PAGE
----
Adhemar Sburlati/Broadimage
January 10, 2013 04:45 PM

Ever wonder what happens once Lindsay Lohan is cast in a film?

New York Times Magazine contributing writer Stephen Rodrick found out when he spent time with the actress on the set of The Canyons – an explicit Kickstarter-funded “microbudget” film penned by American Psycho author Bret Easton Ellis.

In the nearly 8,000 word piece, Rodrick unveils a unique version of Lohan, 26, in which she goes on extended crying jags yet shows actual talent on set. Still, he depicts her behaving very unreliably (at one point actually fleeing from crew members to go out to lunch with her friends) and acting jealous of adult film star James Deen, her costar.

After arriving late to the first read-through of the film’s script, Lohan lends her thoughts on her character, Tara, a failed actress who is financially dependent on her boyfriend, Christian (Deen).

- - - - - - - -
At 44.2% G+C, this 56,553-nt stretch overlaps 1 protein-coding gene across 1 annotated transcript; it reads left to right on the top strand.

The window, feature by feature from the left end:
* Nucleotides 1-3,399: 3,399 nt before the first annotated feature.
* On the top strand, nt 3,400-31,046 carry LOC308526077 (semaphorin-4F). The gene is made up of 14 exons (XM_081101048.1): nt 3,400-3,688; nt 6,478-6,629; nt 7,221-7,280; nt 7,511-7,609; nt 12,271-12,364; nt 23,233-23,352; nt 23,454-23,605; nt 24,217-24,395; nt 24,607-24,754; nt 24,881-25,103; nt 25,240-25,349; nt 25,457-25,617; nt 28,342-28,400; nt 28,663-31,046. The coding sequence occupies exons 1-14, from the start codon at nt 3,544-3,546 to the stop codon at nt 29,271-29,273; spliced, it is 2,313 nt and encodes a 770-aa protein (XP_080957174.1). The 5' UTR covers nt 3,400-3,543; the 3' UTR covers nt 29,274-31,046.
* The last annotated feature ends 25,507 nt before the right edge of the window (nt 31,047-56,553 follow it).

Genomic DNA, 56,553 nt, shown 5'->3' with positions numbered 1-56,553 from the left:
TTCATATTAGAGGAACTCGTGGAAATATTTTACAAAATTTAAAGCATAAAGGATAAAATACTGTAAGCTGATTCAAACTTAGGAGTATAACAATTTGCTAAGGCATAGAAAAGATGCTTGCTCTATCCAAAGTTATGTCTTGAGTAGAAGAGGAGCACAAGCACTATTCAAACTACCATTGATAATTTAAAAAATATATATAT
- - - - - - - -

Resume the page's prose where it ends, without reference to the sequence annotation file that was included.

“Rejection for an actress is formative,” director Paul Schrader tells her.

“Well, it’s nothing like going to jail, I can tell you that,” Lohan replies.

While another incident Rodrick is witness to serves as a painful reminder of Lohan’s dysfunctional family life.

After rehearsing a scene where costar Deen has to throw her to the ground, Lohan “bounced up with a smile,” the author describes. “That was great! Want to do it again?” she asks Schrader in the article. When the scene ends, someone compliments Lohan’s work. She answers: “Well, I’ve got a lot of experience with that from my dad.”

“She didn’t elaborate, and no one asked,” Rodrick writes.

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